Sunday, June 9, 2013

life as a walk in the park


One fine morning a few days ago I remembered to take my camera with me when we went for one of our regular walks through the park. Although Point Pleasant isn't the biggest city park I've ever known well, it's certainly big enough, and wild enough, to give the impression you have much of it to yourself. In fact, that's often pretty close to true. Even though every path will eventually take you to the shore, it's quite possible to wander for hours and never see the sea. Anyway, the ones above are a few of the pictures I took as we walked along a meandering uphill path between granite outcrops and a watery marsh where the frogs were making rude noises.


When you're far away from city sounds it's easy to imagine other places and different times. Of course, it goes without saying that most of us would be hard pressed to get by in the world as it was a century or more ago; we've become very used to our conveniences even when they aren't as convenient as we might prefer. Still, there are a few out of the way places where people continue to live in much the way they did long ago. One of those places is also in India, in the northeast where a rainfall that can often be measured in yards rather than inches, requires sturdy bridges.



In a place like Cherrapunji, India, living bridges are made from the roots of the Ficus elastica tree. Long ago the people who lived there saw the possibility of growing bridges across the valley's many rivers by guiding the fast growing roots in the right direction through hollowed out betel nut trunks. Once a root reached the opposite side it was allowed to establish itself in the ground. The root bridges, some of which are more than 100 ft long, take 10 to 15 years to be fully functional, but they're very strong - strong enough to support the weight of 50 or more people. Better still, because they grow stronger as the years go by many of these bridges are more than 500 years old.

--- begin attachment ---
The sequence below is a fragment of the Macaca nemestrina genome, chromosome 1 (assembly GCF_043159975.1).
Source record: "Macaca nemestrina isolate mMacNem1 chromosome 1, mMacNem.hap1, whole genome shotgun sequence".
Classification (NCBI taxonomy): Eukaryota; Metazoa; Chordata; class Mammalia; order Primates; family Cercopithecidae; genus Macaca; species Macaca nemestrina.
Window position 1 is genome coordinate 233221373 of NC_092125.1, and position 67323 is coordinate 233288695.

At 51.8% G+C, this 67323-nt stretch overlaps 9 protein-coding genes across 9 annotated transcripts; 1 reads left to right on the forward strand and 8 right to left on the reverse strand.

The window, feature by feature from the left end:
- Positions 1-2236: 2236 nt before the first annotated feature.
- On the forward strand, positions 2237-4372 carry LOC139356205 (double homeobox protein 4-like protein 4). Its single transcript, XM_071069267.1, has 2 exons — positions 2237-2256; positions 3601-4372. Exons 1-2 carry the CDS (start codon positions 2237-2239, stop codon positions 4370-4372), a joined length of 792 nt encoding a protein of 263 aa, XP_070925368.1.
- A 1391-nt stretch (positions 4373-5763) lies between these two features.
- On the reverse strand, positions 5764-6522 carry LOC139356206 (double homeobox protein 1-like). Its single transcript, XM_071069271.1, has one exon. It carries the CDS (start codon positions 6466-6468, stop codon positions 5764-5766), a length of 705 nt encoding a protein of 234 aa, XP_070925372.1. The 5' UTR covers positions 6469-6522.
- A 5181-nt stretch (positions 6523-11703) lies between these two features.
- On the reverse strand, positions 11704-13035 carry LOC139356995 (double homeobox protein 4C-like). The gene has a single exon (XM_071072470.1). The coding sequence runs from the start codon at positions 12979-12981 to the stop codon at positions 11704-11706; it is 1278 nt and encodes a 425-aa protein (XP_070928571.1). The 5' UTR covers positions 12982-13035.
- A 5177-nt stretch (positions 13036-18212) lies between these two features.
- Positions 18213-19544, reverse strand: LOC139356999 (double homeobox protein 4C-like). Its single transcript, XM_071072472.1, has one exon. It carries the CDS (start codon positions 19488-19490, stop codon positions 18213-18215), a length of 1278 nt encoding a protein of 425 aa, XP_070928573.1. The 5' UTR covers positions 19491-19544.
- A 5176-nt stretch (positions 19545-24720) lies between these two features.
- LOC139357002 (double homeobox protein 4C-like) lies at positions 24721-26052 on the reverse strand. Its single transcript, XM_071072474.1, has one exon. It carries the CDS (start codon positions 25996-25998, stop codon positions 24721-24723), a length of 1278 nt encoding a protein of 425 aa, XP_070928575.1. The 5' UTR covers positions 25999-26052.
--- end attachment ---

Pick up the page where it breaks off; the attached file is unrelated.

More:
I'd love to walk across one of these but since getting there would provide serious difficulties, I'll just have to content myself with imagining one next time I'm on a very narrow path on a sunny day. There are more excellent pictures by Timothy Allen and a story about his journey there on Human Planet.

16 comments:

marja-leena said...

How wonderful to have such a 'wild' park for a walk not far from home. I love the brilliant sunshine in the trees and those rocks. The fourth photo with all those amazing tree roots above ground seems like from a different place, so I'm assuming that must be in India too, like the last one. The living bridges really are a work of art, nature's and man's together. I think I saw a bridge like that in an Asian film a while back but can't remember its name now.

susan said...

It has become a favorite place with different vistas depending on the route and the time of year. Summer or winter, we always finish by walking along the shore.

I just made a slight correction to the text so the next person who comes by doesn't think we have a living bridge in our local park. Thanks for pointing that out. The man whose page I linked to was the first western photographer to visit the area. A crew did make a film that played on the BBC (which I couldn't find) that may have been the one you saw. It really is a beautiful place.

Rob-bear said...

I can well and truly understand your fascination and kinship with this park, susan. A bit of "non-city" in the city. I trust crow is also suitable impressed. Life is a walk in the park; just watch out of snakes, skunks, and racoons!